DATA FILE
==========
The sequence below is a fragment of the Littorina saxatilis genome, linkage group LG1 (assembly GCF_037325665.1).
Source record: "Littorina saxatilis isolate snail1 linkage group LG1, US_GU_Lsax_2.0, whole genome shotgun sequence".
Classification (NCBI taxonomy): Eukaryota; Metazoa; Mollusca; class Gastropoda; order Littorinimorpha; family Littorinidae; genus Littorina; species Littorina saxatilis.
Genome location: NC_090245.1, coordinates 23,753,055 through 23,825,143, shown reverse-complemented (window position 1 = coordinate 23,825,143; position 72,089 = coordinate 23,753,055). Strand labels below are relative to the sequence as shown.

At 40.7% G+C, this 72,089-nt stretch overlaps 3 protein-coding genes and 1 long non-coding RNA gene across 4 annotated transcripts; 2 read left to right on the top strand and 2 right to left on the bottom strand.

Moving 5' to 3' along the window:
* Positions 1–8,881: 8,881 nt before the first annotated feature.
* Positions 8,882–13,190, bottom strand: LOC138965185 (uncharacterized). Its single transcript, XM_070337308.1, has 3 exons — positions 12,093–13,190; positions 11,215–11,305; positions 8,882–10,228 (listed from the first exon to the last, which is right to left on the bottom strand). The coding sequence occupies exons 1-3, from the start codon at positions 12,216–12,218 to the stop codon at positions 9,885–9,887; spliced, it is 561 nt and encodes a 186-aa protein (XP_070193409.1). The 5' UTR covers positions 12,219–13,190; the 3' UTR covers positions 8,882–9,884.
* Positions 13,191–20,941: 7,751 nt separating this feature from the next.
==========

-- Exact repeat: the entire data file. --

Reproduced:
The sequence below is a fragment of the Littorina saxatilis genome, linkage group LG1 (assembly GCF_037325665.1).
Source record: "Littorina saxatilis isolate snail1 linkage group LG1, US_GU_Lsax_2.0, whole genome shotgun sequence".
Classification (NCBI taxonomy): Eukaryota; Metazoa; Mollusca; class Gastropoda; order Littorinimorpha; family Littorinidae; genus Littorina; species Littorina saxatilis.
Genome location: NC_090245.1, coordinates 23,753,055 through 23,825,143, shown reverse-complemented (window position 1 = coordinate 23,825,143; position 72,089 = coordinate 23,753,055). Strand labels below are relative to the sequence as shown.

At 40.7% G+C, this 72,089-nt stretch overlaps 3 protein-coding genes and 1 long non-coding RNA gene across 4 annotated transcripts; 2 read left to right on the top strand and 2 right to left on the bottom strand.

Moving 5' to 3' along the window:
* Positions 1–8,881: 8,881 nt before the first annotated feature.
* Positions 8,882–13,190, bottom strand: LOC138965185 (uncharacterized). Its single transcript, XM_070337308.1, has 3 exons — positions 12,093–13,190; positions 11,215–11,305; positions 8,882–10,228 (listed from the first exon to the last, which is right to left on the bottom strand). The coding sequence occupies exons 1-3, from the start codon at positions 12,216–12,218 to the stop codon at positions 9,885–9,887; spliced, it is 561 nt and encodes a 186-aa protein (XP_070193409.1). The 5' UTR covers positions 12,219–13,190; the 3' UTR covers positions 8,882–9,884.
* Positions 13,191–20,941: 7,751 nt separating this feature from the next.